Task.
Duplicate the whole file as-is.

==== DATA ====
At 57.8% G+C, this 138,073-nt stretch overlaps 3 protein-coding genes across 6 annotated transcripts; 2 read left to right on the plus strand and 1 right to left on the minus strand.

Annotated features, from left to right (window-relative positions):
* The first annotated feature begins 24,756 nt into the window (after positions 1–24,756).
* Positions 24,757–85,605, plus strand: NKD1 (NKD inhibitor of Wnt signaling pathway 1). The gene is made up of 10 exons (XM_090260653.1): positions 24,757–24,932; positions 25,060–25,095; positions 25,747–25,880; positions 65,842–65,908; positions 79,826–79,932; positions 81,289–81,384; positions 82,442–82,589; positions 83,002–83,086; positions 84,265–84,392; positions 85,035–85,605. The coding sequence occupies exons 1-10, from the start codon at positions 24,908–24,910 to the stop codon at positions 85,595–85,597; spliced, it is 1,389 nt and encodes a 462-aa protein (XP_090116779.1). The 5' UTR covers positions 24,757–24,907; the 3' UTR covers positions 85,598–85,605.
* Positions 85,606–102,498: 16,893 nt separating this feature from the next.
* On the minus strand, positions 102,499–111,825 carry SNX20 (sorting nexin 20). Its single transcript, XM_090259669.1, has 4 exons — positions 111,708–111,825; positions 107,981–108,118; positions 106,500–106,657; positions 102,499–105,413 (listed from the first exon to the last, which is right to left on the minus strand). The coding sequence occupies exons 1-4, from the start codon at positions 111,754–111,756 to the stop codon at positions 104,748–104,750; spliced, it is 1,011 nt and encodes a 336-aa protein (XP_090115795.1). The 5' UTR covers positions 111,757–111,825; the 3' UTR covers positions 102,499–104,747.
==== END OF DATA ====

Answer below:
At 57.8% G+C, this 138,073-nt stretch overlaps 3 protein-coding genes across 6 annotated transcripts; 2 read left to right on the plus strand and 1 right to left on the minus strand.

Annotated features, from left to right (window-relative positions):
* The first annotated feature begins 24,756 nt into the window (after positions 1–24,756).
* Positions 24,757–85,605, plus strand: NKD1 (NKD inhibitor of Wnt signaling pathway 1). The gene is made up of 10 exons (XM_090260653.1): positions 24,757–24,932; positions 25,060–25,095; positions 25,747–25,880; positions 65,842–65,908; positions 79,826–79,932; positions 81,289–81,384; positions 82,442–82,589; positions 83,002–83,086; positions 84,265–84,392; positions 85,035–85,605. The coding sequence occupies exons 1-10, from the start codon at positions 24,908–24,910 to the stop codon at positions 85,595–85,597; spliced, it is 1,389 nt and encodes a 462-aa protein (XP_090116779.1). The 5' UTR covers positions 24,757–24,907; the 3' UTR covers positions 85,598–85,605.
* Positions 85,606–102,498: 16,893 nt separating this feature from the next.
* On the minus strand, positions 102,499–111,825 carry SNX20 (sorting nexin 20). Its single transcript, XM_090259669.1, has 4 exons — positions 111,708–111,825; positions 107,981–108,118; positions 106,500–106,657; positions 102,499–105,413 (listed from the first exon to the last, which is right to left on the minus strand). The coding sequence occupies exons 1-4, from the start codon at positions 111,754–111,756 to the stop codon at positions 104,748–104,750; spliced, it is 1,011 nt and encodes a 336-aa protein (XP_090115795.1). The 5' UTR covers positions 111,757–111,825; the 3' UTR covers positions 102,499–104,747.